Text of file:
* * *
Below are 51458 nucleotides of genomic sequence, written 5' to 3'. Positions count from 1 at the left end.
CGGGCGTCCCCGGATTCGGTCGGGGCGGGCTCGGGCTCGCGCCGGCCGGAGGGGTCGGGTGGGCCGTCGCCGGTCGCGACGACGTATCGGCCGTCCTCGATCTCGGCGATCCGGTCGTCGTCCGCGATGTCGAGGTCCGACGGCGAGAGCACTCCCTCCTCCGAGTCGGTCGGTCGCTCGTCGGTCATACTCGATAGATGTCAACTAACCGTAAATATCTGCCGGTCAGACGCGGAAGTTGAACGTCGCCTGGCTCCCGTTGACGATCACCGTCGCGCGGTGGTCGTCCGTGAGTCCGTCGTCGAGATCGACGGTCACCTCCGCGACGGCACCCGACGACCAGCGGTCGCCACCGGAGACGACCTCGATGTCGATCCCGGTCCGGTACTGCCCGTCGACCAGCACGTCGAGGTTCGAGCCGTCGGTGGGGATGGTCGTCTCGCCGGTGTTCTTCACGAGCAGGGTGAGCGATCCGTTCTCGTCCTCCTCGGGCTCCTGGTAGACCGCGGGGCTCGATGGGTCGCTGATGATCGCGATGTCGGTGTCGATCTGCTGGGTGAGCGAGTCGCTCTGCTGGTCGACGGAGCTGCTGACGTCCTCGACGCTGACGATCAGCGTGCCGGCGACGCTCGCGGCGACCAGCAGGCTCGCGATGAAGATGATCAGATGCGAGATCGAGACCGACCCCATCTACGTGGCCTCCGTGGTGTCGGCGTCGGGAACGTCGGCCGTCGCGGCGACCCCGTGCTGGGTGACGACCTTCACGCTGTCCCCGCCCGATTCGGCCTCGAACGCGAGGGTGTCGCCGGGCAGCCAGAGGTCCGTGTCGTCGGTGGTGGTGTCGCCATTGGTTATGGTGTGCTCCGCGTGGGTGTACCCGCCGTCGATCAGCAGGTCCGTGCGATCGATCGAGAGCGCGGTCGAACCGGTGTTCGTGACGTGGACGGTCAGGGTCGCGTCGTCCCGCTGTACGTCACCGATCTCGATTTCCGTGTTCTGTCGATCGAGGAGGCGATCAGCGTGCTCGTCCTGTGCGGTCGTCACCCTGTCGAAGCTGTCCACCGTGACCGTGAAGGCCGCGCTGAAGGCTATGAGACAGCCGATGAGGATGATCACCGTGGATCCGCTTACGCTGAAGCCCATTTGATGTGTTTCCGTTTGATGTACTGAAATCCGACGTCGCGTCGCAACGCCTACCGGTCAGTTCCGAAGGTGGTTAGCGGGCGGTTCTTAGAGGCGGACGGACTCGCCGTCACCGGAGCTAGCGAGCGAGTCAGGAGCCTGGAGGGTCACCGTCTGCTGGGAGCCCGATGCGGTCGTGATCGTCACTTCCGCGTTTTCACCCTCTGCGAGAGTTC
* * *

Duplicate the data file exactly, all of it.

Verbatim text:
Below are 51458 nucleotides of genomic sequence, written 5' to 3'. Positions count from 1 at the left end.
CGGGCGTCCCCGGATTCGGTCGGGGCGGGCTCGGGCTCGCGCCGGCCGGAGGGGTCGGGTGGGCCGTCGCCGGTCGCGACGACGTATCGGCCGTCCTCGATCTCGGCGATCCGGTCGTCGTCCGCGATGTCGAGGTCCGACGGCGAGAGCACTCCCTCCTCCGAGTCGGTCGGTCGCTCGTCGGTCATACTCGATAGATGTCAACTAACCGTAAATATCTGCCGGTCAGACGCGGAAGTTGAACGTCGCCTGGCTCCCGTTGACGATCACCGTCGCGCGGTGGTCGTCCGTGAGTCCGTCGTCGAGATCGACGGTCACCTCCGCGACGGCACCCGACGACCAGCGGTCGCCACCGGAGACGACCTCGATGTCGATCCCGGTCCGGTACTGCCCGTCGACCAGCACGTCGAGGTTCGAGCCGTCGGTGGGGATGGTCGTCTCGCCGGTGTTCTTCACGAGCAGGGTGAGCGATCCGTTCTCGTCCTCCTCGGGCTCCTGGTAGACCGCGGGGCTCGATGGGTCGCTGATGATCGCGATGTCGGTGTCGATCTGCTGGGTGAGCGAGTCGCTCTGCTGGTCGACGGAGCTGCTGACGTCCTCGACGCTGACGATCAGCGTGCCGGCGACGCTCGCGGCGACCAGCAGGCTCGCGATGAAGATGATCAGATGCGAGATCGAGACCGACCCCATCTACGTGGCCTCCGTGGTGTCGGCGTCGGGAACGTCGGCCGTCGCGGCGACCCCGTGCTGGGTGACGACCTTCACGCTGTCCCCGCCCGATTCGGCCTCGAACGCGAGGGTGTCGCCGGGCAGCCAGAGGTCCGTGTCGTCGGTGGTGGTGTCGCCATTGGTTATGGTGTGCTCCGCGTGGGTGTACCCGCCGTCGATCAGCAGGTCCGTGCGATCGATCGAGAGCGCGGTCGAACCGGTGTTCGTGACGTGGACGGTCAGGGTCGCGTCGTCCCGCTGTACGTCACCGATCTCGATTTCCGTGTTCTGTCGATCGAGGAGGCGATCAGCGTGCTCGTCCTGTGCGGTCGTCACCCTGTCGAAGCTGTCCACCGTGACCGTGAAGGCCGCGCTGAAGGCTATGAGACAGCCGATGAGGATGATCACCGTGGATCCGCTTACGCTGAAGCCCATTTGATGTGTTTCCGTTTGATGTACTGAAATCCGACGTCGCGTCGCAACGCCTACCGGTCAGTTCCGAAGGTGGTTAGCGGGCGGTTCTTAGAGGCGGACGGACTCGCCGTCACCGGAGCTAGCGAGCGAGTCAGGAGCCTGGAGGGTCACCGTCTGCTGGGAGCCCGATGCGGTCGTGATCGTCACTTCCGCGTTTTCACCCTCTGCGAGAGTTC